Height of model 26cm, overall height 42cm, weight 37.8oz.
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Modelled as a mounted officer of the Rifle Brigade, with rank insignia for a Colonel, wearing a Most Honourable Order of the Bath (CB) breast medal, representing Colonel Somerset on his charger Black Prince, with detached sword, mounted on a bronze plinth, each side inset with a silver plaque, the front and reverse with inscriptions
‘Presented to Colonel. A.P.F.C. Somerset. C.B. by the officers, non-commissioned officers, and men of the 7th battn the Rifle Brigade (the Prince Consorts Own) as a small token of their sincere esteem, after a period of 28, years service, with the battalion. 20 of which, as commandant. 1892.’
‘This Statuette is a replica of The Somerset Challenge Trophy which was subscribed for by the Officers past & present, to perpetuate in the battalion the memory and name of their old chief, the base is cast from bronze of French guns captured at Waterloo a Battle in which Colonel Somerset’s Father, and other relatives distinguished themselves’, the end panels with the badge of The Rifle Brigade and arms with motto Mutare Vel Timere Sperno for Somerset. English, 1891.
This trophy was presented to Colonel Somerset at a ceremony at Fleet Camp on 1st July 1892. This event was published in the Middlesex Gazette. The statuette is a replica of the ‘Somerset Challenge Trophy’, which was awarded to the company with the best marksmanship in the 7th Battalion, Rifle Brigade (1891 to 1909).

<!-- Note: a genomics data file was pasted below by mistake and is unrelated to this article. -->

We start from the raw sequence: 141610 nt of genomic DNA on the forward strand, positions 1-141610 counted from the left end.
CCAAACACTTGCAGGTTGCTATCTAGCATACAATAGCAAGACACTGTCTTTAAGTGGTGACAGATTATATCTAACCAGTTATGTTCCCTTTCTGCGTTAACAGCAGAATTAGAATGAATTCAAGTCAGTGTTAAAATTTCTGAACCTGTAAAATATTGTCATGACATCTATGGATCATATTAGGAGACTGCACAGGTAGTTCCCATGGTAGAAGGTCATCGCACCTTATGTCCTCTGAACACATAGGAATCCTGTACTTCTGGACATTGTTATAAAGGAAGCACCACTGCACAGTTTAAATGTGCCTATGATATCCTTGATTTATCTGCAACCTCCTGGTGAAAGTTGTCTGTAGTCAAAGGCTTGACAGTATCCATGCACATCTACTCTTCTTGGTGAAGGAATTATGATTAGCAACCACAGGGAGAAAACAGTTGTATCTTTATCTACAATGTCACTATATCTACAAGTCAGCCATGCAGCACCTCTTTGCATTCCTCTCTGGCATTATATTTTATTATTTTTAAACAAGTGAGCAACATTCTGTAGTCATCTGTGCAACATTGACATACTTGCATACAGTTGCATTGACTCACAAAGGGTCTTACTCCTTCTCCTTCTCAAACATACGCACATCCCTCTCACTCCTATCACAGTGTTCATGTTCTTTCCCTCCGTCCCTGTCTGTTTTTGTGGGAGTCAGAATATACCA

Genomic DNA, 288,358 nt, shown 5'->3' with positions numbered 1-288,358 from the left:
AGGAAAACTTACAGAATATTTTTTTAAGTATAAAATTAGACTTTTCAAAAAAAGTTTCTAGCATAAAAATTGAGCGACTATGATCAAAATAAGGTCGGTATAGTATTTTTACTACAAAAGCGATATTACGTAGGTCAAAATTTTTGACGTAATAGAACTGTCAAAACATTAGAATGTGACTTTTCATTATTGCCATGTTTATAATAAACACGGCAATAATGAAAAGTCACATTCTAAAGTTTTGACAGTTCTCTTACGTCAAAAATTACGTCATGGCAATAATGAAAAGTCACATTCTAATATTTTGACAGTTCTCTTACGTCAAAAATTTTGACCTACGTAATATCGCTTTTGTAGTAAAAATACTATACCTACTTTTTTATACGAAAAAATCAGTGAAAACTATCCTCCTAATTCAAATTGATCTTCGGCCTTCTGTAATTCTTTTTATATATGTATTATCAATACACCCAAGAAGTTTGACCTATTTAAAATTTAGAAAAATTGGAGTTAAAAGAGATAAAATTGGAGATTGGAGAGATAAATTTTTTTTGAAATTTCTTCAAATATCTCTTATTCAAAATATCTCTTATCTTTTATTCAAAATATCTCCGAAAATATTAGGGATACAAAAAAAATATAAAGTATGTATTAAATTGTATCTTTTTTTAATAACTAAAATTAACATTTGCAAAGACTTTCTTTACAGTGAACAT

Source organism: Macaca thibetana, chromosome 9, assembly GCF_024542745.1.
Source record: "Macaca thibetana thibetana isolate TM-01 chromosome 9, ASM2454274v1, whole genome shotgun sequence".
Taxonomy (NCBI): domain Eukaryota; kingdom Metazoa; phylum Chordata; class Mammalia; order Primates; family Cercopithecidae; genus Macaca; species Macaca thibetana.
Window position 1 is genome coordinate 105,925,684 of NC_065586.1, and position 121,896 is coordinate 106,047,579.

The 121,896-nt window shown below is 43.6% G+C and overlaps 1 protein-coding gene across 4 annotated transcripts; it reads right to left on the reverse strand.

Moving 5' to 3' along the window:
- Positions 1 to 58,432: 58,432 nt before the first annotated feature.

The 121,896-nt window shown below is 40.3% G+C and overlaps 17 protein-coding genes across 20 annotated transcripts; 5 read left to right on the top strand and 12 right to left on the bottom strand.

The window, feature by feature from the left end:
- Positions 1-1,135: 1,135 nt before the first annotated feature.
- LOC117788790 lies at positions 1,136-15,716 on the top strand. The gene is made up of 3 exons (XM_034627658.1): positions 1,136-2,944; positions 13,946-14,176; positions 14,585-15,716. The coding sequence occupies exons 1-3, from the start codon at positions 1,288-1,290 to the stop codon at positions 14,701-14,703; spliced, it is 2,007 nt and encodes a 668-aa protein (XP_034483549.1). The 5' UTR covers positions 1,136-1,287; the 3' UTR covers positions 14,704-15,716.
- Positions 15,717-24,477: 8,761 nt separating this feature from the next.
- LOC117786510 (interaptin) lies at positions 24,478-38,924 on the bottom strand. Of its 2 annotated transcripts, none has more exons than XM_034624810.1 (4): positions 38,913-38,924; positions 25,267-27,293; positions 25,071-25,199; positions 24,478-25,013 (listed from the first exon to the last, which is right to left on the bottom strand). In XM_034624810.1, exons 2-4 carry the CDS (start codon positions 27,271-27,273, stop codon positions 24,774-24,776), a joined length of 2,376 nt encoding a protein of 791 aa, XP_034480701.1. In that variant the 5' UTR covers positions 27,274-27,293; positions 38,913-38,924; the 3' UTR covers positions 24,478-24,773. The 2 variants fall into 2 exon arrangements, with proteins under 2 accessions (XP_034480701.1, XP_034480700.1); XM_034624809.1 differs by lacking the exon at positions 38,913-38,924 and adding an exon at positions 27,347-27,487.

Colonel Alfred Plantagenet Frederick Charles Somerset (1829-1915) was the son of Colonel Lord John Thomas Henry Somerset (1787-1844) and grandson of Henry Somerset (1744-1803) 5th Duke of Beaufort). In 1857 he married Adelaide Harriet Brooke-Pechell (1833-1920) daughter of Vice Admiral Sir George Richard Brooke-Pechell (1789-1860). He inherited and lived at Enfield Court, a fine house which now forms part of Enfield Grammar School. General John Martin originally owned the property and when he died in 1852 bequeathed Enfield Court to his godson, Alfred’s father Lord John Somerset, who may have saved the life of the then Captain Martin at Waterloo in 1815. Col. Alfred Somerset was created a Commander of the Bath in 1892, receiving the dignity of K.C.B. ten years later.
By family repute this was given by Field Marshall Montgomery to a Major Ernest Jenkins as a thank you for organising troop entertainment in World War Two. Thence by descent to the present owner.
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